The Denver Post‘s editorial board doesn’t want students to practice civil disobedience while defending their right to learn about it.
“OK, Jefferson County high school students, you’ve made your point. Now you should return to your schools,” the board stated in an editorial published on Wednesday.
The editorial came on the heels of walkouts by hundreds of students in schools around the county last Friday to protest a proposal by conservative members of the local school board to rework the Advanced Placement history curriculum to steer away from covering “civil disorder, social strife or disregard of the law.”
About 50 teachers also called in sick that day, resulting in two local high schools closing for the day. The demonstrations have also led to the online tag #JeffCoSchoolBoardHistory gaining traction while mocking the proposal’s attempt to promote “positive aspects of the United States and its heritage.”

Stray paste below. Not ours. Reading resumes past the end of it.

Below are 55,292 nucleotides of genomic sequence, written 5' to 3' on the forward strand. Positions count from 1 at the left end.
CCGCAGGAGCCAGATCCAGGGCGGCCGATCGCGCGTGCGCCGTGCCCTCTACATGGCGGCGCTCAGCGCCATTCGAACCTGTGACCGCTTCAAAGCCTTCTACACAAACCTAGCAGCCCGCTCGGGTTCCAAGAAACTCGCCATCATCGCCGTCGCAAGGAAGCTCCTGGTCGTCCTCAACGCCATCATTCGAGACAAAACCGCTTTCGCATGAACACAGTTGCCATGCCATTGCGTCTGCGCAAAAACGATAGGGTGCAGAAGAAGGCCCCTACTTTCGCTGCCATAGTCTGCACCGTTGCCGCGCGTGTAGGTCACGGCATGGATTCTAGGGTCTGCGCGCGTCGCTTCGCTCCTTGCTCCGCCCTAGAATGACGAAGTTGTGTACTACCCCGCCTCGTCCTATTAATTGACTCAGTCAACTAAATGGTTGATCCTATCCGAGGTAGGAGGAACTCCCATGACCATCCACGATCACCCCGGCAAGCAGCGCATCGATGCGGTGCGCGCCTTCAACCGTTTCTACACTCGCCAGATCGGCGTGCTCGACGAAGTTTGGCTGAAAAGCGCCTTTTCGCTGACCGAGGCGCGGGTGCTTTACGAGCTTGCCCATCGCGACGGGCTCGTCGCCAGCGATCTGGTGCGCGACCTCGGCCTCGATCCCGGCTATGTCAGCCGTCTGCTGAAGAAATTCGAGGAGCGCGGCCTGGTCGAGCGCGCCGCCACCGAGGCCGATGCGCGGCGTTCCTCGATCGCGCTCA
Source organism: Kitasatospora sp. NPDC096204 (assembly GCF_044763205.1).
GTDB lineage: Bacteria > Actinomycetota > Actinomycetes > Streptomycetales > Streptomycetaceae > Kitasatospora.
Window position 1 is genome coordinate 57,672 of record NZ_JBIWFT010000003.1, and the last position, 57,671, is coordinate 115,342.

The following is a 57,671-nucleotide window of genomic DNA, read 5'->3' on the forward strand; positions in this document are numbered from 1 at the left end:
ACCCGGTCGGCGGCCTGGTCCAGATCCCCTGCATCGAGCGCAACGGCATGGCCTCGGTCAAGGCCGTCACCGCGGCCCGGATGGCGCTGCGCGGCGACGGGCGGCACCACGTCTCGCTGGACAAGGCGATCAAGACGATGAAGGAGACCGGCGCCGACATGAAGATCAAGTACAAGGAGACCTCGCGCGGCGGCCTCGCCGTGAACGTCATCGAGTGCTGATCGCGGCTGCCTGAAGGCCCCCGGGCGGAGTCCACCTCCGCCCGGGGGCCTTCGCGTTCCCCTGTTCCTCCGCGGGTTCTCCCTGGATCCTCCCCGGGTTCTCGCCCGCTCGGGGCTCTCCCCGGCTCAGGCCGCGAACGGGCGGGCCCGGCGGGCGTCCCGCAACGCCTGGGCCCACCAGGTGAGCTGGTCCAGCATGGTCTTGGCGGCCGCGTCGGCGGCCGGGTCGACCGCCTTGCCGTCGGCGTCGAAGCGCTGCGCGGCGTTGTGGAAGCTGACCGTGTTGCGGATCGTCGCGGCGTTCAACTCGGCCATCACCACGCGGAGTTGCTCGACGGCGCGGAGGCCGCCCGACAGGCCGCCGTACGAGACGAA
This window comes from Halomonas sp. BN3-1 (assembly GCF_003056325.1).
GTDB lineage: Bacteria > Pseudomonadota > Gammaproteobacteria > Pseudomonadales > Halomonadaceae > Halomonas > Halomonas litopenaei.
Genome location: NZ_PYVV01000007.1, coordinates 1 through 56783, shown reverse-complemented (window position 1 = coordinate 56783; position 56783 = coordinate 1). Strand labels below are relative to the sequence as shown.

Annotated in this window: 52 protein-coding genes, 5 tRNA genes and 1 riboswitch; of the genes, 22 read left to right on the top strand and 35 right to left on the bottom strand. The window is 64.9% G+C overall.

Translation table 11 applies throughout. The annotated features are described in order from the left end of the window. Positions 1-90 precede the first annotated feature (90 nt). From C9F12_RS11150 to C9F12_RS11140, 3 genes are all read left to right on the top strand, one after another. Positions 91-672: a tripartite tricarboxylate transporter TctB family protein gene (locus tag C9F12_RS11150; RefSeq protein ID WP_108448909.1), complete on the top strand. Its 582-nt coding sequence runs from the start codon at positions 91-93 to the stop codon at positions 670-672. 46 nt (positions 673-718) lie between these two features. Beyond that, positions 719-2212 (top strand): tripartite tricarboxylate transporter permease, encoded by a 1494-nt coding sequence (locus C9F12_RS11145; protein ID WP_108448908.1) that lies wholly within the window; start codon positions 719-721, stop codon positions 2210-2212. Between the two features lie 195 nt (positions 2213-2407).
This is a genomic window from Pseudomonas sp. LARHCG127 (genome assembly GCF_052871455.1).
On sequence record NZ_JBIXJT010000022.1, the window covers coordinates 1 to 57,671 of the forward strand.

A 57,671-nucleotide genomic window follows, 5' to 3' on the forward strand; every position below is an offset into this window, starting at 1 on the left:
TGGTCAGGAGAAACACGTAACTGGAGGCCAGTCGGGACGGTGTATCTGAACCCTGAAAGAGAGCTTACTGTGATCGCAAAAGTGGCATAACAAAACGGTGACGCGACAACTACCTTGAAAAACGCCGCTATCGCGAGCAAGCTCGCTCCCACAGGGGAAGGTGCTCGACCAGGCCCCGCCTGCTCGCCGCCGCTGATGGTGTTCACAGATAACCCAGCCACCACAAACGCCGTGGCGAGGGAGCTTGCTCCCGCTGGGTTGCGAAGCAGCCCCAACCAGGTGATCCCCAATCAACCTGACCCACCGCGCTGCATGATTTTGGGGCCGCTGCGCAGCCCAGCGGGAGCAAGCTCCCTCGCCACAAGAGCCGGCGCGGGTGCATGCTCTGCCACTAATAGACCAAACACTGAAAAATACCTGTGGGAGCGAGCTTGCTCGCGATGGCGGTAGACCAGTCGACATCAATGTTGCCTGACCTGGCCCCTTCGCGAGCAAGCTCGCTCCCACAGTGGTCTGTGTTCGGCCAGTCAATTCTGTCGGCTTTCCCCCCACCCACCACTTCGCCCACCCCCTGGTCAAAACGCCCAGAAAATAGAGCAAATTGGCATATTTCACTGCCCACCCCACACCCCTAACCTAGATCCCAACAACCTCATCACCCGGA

The board noted that it criticized the proposal in a separate editorial on Monday for its emphasis on “citizenship, patriotism, essentials and benefits of the free enterprise system, respect for authority and respect for individual rights.”
“Respect for authority is often warranted, of course,” the board wrote at the time. “However, American history is also replete with examples of individuals and groups standing up to authority in the pursuit of justice and the very ‘individual rights’ that the guidelines say should be promoted, too.”
But on Wednesday, the board argued that students standing up to authority had a negligible impact, since the proposal was tabled.
“More protests will add little or nothing of substance to the backlash,” the board wrote. “Students should return to class.”